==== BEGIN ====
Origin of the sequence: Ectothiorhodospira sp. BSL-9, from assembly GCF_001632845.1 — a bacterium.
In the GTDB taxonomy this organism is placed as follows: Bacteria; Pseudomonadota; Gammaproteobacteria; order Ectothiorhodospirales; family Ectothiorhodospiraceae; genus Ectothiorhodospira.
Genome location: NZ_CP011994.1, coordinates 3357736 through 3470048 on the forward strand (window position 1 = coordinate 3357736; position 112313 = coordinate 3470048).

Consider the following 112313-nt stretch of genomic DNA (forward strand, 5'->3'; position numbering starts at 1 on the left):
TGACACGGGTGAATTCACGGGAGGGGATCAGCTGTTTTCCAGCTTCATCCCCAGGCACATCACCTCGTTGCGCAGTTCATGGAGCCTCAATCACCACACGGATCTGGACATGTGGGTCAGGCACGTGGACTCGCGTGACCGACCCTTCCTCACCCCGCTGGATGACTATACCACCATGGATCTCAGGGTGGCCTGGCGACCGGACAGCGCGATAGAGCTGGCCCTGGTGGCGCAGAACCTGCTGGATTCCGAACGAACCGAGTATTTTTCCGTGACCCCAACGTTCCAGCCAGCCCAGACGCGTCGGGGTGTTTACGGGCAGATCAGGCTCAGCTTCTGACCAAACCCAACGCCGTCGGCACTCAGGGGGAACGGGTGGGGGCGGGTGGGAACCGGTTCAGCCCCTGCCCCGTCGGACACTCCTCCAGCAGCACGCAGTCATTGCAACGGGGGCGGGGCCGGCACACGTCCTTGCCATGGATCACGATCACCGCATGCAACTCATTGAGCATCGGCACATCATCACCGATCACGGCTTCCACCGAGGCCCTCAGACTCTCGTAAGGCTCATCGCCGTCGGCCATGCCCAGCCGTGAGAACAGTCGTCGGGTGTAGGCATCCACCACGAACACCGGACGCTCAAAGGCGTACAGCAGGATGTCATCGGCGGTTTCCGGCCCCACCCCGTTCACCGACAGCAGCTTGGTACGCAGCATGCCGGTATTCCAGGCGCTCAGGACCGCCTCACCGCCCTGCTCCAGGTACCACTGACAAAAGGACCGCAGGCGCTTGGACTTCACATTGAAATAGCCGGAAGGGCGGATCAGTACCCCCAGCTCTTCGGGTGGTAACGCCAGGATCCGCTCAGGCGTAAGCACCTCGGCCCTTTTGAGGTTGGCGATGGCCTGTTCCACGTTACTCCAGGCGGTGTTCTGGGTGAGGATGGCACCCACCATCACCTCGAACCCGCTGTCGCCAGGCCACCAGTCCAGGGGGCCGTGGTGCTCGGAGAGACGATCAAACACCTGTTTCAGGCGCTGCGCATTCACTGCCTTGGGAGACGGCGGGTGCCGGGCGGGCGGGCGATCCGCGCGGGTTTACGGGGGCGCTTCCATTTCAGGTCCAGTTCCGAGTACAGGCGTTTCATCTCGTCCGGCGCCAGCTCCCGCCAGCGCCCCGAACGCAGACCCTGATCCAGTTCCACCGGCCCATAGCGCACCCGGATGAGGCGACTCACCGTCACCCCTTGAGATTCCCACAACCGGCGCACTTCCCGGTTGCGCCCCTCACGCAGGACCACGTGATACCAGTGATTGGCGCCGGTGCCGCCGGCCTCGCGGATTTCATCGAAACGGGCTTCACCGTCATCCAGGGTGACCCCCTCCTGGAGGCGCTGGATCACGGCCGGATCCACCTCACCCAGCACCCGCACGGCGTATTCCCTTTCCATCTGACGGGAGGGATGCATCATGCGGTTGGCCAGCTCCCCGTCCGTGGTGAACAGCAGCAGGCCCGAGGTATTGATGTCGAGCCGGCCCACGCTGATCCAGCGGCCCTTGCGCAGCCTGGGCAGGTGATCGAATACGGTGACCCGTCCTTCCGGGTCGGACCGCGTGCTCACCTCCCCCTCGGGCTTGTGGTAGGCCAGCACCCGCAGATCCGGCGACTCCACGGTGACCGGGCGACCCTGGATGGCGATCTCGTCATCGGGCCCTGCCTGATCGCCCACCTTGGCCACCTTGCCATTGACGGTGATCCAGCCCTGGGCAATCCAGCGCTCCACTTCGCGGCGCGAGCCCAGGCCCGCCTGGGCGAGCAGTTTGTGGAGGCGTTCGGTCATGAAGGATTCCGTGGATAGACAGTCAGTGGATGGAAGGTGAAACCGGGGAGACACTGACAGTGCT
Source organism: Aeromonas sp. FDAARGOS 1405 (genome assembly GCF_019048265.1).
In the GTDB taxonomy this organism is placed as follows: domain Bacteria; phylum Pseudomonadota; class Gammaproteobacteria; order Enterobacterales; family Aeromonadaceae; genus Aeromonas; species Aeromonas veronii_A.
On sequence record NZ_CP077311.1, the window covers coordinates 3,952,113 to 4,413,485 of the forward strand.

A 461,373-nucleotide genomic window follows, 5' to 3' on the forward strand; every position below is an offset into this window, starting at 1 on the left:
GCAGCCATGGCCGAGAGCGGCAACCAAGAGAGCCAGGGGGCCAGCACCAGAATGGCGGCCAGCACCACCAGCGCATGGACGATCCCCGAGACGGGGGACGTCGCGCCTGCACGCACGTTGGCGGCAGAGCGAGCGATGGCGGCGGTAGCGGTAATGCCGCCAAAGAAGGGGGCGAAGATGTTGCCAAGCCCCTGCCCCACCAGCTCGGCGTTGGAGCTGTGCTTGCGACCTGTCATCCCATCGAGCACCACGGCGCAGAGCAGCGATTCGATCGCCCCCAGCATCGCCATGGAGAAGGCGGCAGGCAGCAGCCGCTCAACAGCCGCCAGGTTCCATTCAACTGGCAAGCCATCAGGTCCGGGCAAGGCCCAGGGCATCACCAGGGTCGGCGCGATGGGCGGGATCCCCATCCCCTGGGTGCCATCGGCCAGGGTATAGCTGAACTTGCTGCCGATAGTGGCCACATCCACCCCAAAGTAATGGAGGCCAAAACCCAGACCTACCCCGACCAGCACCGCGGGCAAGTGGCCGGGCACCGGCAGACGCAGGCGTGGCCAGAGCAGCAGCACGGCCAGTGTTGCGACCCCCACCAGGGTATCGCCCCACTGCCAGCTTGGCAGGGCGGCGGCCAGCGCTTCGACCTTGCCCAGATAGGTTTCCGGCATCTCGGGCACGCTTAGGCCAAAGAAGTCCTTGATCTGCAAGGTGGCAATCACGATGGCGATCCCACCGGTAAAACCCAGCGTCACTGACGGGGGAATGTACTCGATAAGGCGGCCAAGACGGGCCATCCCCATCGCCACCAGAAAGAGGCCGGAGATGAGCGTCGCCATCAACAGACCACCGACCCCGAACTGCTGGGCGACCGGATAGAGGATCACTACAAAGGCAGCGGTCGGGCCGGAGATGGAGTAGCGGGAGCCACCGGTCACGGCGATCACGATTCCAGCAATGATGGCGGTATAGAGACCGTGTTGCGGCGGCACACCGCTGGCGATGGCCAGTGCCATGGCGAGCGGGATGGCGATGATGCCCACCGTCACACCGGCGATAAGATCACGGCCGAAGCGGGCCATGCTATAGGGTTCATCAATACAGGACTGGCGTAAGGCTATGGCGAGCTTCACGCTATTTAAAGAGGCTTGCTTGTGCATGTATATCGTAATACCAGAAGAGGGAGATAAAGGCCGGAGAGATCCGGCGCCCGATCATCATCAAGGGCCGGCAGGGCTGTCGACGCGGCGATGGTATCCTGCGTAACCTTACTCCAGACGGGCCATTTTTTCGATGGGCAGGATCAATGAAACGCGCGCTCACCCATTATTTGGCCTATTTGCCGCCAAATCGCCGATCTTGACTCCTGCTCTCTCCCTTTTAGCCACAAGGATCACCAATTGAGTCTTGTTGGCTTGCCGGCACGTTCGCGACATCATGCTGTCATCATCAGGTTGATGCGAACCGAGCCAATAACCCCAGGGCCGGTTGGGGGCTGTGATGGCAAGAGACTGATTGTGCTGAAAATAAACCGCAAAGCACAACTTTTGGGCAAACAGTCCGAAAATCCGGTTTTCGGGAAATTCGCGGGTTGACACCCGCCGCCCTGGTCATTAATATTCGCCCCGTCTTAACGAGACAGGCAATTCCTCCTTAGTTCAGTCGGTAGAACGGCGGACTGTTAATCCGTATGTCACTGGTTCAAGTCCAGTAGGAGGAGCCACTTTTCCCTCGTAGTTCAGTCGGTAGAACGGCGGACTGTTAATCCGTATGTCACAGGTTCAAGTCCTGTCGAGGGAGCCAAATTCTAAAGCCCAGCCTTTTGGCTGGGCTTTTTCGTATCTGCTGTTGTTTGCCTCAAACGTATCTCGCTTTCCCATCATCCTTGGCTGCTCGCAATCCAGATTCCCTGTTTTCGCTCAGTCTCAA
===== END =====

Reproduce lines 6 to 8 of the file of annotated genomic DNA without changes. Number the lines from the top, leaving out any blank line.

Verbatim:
Source organism: Aeromonas sp. FDAARGOS 1405 (genome assembly GCF_019048265.1).
In the GTDB taxonomy this organism is placed as follows: domain Bacteria; phylum Pseudomonadota; class Gammaproteobacteria; order Enterobacterales; family Aeromonadaceae; genus Aeromonas; species Aeromonas veronii_A.
On sequence record NZ_CP077311.1, the window covers coordinates 3,952,113 to 4,413,485 of the forward strand.